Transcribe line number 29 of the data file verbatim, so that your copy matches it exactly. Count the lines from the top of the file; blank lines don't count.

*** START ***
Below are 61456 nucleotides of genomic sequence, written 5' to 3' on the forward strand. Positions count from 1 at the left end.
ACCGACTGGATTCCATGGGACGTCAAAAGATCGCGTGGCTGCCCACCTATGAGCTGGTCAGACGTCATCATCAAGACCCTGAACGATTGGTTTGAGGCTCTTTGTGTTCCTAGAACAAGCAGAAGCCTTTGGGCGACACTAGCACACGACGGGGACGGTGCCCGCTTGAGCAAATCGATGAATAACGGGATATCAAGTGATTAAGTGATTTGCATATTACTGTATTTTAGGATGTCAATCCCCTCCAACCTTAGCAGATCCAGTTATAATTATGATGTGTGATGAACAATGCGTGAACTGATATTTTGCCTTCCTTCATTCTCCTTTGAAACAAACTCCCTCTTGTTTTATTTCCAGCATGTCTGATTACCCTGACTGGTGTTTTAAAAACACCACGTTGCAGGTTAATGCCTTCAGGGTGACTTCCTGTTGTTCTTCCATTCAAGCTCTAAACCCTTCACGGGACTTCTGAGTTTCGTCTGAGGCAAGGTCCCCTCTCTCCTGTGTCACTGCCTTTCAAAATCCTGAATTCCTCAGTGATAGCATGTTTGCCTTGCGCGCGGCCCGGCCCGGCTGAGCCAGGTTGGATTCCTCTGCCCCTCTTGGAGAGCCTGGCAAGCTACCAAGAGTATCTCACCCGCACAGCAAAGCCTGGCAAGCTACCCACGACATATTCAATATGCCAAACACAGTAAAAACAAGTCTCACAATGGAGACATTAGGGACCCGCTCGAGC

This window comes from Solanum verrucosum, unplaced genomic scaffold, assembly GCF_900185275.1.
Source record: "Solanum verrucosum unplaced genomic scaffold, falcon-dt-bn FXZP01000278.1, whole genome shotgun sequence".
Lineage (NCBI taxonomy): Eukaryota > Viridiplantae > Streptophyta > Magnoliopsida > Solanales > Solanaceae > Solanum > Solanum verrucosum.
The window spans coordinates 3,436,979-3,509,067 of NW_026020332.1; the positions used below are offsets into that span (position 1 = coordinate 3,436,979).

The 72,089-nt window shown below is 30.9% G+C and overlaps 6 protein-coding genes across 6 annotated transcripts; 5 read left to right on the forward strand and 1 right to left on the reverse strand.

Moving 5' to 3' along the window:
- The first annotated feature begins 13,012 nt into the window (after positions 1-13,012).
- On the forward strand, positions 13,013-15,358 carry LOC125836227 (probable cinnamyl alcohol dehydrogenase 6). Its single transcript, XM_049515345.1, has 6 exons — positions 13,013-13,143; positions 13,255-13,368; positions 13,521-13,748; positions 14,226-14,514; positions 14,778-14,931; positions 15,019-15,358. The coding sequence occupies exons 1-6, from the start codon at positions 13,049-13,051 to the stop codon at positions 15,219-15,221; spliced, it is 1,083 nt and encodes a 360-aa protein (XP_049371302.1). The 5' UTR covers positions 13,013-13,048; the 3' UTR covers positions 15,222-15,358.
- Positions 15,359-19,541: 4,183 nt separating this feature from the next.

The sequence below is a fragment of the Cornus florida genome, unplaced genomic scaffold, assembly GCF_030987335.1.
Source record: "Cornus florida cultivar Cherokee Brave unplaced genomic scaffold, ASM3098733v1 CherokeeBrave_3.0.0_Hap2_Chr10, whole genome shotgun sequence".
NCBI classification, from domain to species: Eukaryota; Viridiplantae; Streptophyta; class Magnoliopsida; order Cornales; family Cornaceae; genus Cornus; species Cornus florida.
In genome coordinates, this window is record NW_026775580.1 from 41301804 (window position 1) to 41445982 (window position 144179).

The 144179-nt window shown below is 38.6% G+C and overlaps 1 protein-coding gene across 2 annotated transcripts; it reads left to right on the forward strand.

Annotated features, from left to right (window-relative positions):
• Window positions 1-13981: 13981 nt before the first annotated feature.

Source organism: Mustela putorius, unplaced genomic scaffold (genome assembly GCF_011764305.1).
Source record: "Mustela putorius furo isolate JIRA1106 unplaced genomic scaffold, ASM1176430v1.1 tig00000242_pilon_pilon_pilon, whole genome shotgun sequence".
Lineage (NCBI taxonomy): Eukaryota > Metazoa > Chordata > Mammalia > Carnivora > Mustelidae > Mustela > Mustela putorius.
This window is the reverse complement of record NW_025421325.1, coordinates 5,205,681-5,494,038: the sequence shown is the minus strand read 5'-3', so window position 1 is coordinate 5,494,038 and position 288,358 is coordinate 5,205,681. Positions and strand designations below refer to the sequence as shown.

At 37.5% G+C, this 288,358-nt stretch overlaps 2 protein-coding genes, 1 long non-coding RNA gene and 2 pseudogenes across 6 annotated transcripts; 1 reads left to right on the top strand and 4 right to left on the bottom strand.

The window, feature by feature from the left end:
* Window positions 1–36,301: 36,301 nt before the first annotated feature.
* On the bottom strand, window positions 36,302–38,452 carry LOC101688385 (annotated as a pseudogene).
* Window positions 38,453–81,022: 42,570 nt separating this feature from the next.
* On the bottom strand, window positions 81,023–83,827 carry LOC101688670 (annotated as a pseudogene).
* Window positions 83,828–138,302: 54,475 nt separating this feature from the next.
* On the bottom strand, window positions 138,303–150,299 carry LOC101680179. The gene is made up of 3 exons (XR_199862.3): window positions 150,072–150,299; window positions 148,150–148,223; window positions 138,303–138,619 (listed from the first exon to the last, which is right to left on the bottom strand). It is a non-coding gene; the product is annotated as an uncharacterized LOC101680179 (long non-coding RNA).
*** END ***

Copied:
* Window positions 83,828–138,302: 54,475 nt separating this feature from the next.